On Sat, 31 Jan 2004 01:15:38 GMT, "Steven D.Miell"
Power is expressed in watts, which equals volts times amps in most
circumstances. (Doesn't work exactly that way in motors.) If you
double the voltage, you cut the amps in half. A 30 watt lamp would
take five amps on six volts, or 2.5 amps on twelve volts. If you cut
the amps in half, you can reduce the wire size. It also reduces the
effects of any resistances in the line, such as in the wire or at
terminals. It reduces the generator current output required to deal
with the electrical devices on the car.
Finally, and not trivially at all, it cuts the starting current for
the vehicle approximately in half, so instead of a 300-400 amp
starting load at worse, you have a 150-200 amp starting load. The
cable from the battery to the starter can be smaller, the wires in the
starter are smaller, the switch to operate the starter is smaller, and
the effects of the resistances is smaller--so they usually start
better. While you can expect a well-maintained 6V vehicle will
usually start when cold, if you had a few thousand 6V and a few
thousand 12V, you'd probably find more of the 12V vehicles starting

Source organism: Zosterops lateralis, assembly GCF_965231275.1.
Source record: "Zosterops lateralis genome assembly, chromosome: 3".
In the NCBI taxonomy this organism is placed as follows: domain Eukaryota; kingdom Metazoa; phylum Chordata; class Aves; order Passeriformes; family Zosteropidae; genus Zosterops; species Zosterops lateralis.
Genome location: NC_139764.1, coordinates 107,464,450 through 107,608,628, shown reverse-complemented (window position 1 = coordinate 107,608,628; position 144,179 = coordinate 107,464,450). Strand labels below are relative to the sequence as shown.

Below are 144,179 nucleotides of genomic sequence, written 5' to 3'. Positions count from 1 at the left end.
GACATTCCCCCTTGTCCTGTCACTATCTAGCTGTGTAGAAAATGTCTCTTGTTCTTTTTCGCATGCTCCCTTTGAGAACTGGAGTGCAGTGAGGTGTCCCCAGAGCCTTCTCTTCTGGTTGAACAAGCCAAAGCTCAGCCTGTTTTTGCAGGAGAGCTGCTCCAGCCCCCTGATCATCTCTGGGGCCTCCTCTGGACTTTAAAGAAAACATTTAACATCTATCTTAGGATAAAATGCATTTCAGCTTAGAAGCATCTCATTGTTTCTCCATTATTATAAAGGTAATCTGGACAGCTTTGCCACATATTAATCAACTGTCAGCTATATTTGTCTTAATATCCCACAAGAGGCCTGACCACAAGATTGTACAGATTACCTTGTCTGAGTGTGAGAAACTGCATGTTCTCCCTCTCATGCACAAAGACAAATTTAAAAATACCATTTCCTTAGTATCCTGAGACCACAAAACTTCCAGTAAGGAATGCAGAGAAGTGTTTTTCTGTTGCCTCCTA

dependably in cold weather.
I have been thinking about changing to 12 volts on my old 1947 GMC pickup.
Here are some reasons not to do it:
The starter must be reconnected for 12 volts or it will die sooner; some of
the guages must be adapated to 12 volts; a six-volt radio will need a
voltage converter. all of the inside and outside lights have to be changed
to 12 volts; a 12 volt battery is needed; a 12 volt generator and regulator
or an alternator is neeeded
Some of the problems with six volt systems aren't hard to fix. The main
ones involve making really good ground connections, especially between the
starter and battery. The headlight ground connections usually need
improvements, too. A hot ignition system will help starting in cold
I recall converting my 52 3/4T about 20 or so years ago. Installed a 327 at
the time and an alternator. Starter came with the motor, but used a
step-down to take care of the gauges. Also changed over the bulbs, but that
was the extent of it. The advantages far outweigh the disadvantage when
converting over from a Generator. There are whole vehicle wiring kits that
can also help you in your conversion and with some minor tweeking, will make
the whole process easier.
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